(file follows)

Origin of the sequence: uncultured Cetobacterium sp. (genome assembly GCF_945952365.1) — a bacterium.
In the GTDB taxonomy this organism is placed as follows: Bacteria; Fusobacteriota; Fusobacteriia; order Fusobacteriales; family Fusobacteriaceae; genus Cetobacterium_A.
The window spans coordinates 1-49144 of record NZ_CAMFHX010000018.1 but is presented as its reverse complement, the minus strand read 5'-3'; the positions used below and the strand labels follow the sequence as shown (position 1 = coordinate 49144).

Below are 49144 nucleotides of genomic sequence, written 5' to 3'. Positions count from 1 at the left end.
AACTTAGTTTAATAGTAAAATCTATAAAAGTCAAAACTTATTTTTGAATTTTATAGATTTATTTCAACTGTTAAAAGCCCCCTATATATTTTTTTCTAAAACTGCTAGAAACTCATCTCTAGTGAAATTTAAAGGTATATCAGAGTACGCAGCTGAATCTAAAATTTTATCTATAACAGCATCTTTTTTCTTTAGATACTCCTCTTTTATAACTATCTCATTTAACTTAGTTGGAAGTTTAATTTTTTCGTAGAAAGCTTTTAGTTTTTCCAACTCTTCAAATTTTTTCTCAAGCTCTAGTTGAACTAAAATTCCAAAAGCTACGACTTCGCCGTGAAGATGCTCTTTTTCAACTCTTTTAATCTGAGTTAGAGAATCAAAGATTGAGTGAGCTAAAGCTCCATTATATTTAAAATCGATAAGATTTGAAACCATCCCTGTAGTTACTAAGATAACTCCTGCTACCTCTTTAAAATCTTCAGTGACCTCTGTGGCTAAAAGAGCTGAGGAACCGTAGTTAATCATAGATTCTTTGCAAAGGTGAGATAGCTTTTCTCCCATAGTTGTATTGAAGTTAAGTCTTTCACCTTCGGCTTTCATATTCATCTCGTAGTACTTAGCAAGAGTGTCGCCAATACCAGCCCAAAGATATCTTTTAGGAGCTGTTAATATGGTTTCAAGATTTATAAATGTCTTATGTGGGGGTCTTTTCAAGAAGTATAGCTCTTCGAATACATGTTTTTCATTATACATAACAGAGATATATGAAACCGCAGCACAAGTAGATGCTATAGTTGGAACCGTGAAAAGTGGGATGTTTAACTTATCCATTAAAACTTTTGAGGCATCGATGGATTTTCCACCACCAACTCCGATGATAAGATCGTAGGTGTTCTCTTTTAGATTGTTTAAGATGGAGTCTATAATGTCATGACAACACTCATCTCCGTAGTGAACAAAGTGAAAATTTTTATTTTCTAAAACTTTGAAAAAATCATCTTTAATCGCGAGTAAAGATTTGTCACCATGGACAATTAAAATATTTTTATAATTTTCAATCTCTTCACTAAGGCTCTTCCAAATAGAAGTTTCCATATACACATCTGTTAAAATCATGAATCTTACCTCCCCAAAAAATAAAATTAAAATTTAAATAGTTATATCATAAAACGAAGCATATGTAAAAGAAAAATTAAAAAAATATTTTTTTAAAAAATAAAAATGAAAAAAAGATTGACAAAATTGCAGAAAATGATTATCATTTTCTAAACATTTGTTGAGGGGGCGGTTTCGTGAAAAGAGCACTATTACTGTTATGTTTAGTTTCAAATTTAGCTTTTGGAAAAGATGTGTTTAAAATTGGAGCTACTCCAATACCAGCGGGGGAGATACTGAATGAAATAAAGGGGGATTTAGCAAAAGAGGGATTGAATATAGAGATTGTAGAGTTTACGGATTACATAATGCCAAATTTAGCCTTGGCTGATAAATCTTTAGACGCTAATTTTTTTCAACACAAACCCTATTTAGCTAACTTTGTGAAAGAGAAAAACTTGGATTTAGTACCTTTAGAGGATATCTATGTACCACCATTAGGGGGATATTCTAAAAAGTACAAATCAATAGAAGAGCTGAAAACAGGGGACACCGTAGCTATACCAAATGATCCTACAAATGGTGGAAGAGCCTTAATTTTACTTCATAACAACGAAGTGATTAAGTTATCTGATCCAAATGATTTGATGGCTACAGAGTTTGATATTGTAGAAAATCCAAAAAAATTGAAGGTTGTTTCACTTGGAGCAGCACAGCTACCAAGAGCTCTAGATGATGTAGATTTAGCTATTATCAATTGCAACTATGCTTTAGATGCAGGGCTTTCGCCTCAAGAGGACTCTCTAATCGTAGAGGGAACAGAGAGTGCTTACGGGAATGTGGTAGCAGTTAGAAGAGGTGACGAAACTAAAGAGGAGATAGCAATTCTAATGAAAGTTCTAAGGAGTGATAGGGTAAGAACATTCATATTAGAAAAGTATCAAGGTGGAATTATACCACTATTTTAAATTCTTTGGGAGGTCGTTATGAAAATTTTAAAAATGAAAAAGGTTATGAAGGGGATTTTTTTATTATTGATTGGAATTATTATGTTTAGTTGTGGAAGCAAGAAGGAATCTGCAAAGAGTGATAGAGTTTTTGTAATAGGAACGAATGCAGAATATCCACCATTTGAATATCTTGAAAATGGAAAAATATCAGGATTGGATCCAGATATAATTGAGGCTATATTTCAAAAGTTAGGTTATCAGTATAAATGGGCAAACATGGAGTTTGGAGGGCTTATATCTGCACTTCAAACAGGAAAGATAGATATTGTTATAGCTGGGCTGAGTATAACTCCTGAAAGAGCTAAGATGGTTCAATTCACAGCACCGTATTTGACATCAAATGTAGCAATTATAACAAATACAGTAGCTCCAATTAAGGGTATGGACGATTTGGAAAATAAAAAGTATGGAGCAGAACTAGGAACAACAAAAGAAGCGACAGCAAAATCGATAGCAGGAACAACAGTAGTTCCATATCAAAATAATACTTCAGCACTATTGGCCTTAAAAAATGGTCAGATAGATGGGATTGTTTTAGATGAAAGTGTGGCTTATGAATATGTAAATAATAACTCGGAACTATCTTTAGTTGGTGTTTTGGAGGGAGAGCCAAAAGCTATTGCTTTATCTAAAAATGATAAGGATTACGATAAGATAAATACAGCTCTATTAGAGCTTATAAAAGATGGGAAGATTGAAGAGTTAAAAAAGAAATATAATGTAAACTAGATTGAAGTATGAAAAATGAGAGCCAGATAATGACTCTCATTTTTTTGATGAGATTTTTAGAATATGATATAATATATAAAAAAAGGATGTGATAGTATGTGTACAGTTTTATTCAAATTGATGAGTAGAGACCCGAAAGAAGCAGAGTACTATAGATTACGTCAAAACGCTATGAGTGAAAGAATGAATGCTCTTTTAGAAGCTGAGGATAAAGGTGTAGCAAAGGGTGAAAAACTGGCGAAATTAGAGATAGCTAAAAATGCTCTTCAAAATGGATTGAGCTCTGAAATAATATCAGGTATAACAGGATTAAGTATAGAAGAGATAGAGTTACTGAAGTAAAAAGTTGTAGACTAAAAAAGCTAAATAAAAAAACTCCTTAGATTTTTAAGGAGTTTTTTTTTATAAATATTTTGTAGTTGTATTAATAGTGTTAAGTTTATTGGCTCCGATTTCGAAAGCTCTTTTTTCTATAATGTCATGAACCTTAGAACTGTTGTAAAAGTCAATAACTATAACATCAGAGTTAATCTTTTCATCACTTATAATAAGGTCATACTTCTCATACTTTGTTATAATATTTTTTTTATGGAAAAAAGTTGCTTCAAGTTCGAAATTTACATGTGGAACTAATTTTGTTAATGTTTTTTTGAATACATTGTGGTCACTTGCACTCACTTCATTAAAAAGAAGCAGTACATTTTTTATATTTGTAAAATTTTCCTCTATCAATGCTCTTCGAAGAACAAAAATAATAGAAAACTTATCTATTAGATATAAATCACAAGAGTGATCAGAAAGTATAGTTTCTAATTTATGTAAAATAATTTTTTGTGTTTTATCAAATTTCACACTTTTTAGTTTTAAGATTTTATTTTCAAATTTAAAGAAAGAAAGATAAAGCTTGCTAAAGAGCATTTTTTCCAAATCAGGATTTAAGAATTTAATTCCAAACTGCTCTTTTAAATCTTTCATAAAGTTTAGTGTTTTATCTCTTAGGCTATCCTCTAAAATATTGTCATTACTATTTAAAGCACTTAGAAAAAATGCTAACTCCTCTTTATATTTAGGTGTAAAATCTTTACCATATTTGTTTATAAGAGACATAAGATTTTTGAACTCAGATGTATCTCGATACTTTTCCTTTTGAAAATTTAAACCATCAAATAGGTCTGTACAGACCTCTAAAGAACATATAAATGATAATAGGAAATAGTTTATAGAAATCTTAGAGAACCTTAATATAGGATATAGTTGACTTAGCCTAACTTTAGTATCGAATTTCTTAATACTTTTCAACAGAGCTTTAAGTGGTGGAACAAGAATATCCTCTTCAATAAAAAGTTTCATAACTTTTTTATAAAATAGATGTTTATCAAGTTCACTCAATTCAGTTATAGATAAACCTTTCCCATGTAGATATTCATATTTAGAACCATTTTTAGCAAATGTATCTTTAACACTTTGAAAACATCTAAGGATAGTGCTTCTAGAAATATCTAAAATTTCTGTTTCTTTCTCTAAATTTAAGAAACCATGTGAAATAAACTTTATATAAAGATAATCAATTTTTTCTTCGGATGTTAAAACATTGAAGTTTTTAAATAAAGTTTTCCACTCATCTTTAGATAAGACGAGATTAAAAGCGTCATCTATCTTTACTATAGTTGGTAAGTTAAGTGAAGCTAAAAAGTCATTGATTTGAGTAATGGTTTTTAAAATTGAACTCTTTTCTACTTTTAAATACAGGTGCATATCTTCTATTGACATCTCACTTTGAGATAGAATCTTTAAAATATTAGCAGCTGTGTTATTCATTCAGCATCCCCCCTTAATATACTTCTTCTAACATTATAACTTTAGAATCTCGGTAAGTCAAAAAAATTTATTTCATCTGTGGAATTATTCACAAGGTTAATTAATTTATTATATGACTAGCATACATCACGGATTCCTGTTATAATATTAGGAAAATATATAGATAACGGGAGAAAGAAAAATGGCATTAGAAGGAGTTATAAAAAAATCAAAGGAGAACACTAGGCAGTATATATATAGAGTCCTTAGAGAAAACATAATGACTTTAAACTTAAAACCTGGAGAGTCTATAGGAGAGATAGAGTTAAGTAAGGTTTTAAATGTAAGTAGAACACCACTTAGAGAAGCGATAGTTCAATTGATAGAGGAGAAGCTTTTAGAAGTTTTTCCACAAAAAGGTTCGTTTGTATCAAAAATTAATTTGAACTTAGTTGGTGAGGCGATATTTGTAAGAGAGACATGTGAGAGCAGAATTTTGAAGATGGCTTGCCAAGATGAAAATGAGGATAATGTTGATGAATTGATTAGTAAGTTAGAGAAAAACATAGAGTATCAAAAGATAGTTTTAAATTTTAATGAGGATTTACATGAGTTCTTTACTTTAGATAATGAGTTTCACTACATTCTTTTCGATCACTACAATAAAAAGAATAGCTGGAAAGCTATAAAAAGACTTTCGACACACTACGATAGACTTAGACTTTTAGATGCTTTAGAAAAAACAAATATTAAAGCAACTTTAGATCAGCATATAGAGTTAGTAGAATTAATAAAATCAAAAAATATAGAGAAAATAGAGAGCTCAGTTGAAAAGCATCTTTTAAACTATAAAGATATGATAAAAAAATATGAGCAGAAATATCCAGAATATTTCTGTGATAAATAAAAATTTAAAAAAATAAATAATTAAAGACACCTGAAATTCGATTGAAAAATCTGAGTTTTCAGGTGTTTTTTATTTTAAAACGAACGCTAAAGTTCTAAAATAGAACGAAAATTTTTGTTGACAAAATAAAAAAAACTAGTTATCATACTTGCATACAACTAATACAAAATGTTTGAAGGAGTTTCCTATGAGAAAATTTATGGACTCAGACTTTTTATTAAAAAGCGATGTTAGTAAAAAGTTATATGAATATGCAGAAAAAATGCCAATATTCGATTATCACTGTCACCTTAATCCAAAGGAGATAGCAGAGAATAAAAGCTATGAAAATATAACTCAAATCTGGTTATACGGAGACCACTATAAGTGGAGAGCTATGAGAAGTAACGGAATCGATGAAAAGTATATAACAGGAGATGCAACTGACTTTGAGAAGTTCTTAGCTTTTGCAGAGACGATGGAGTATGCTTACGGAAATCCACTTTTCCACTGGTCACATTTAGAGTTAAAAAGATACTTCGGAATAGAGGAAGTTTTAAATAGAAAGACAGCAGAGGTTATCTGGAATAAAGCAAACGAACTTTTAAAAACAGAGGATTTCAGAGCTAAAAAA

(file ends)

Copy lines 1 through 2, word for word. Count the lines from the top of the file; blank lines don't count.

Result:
Origin of the sequence: uncultured Cetobacterium sp. (genome assembly GCF_945952365.1) — a bacterium.
In the GTDB taxonomy this organism is placed as follows: Bacteria; Fusobacteriota; Fusobacteriia; order Fusobacteriales; family Fusobacteriaceae; genus Cetobacterium_A.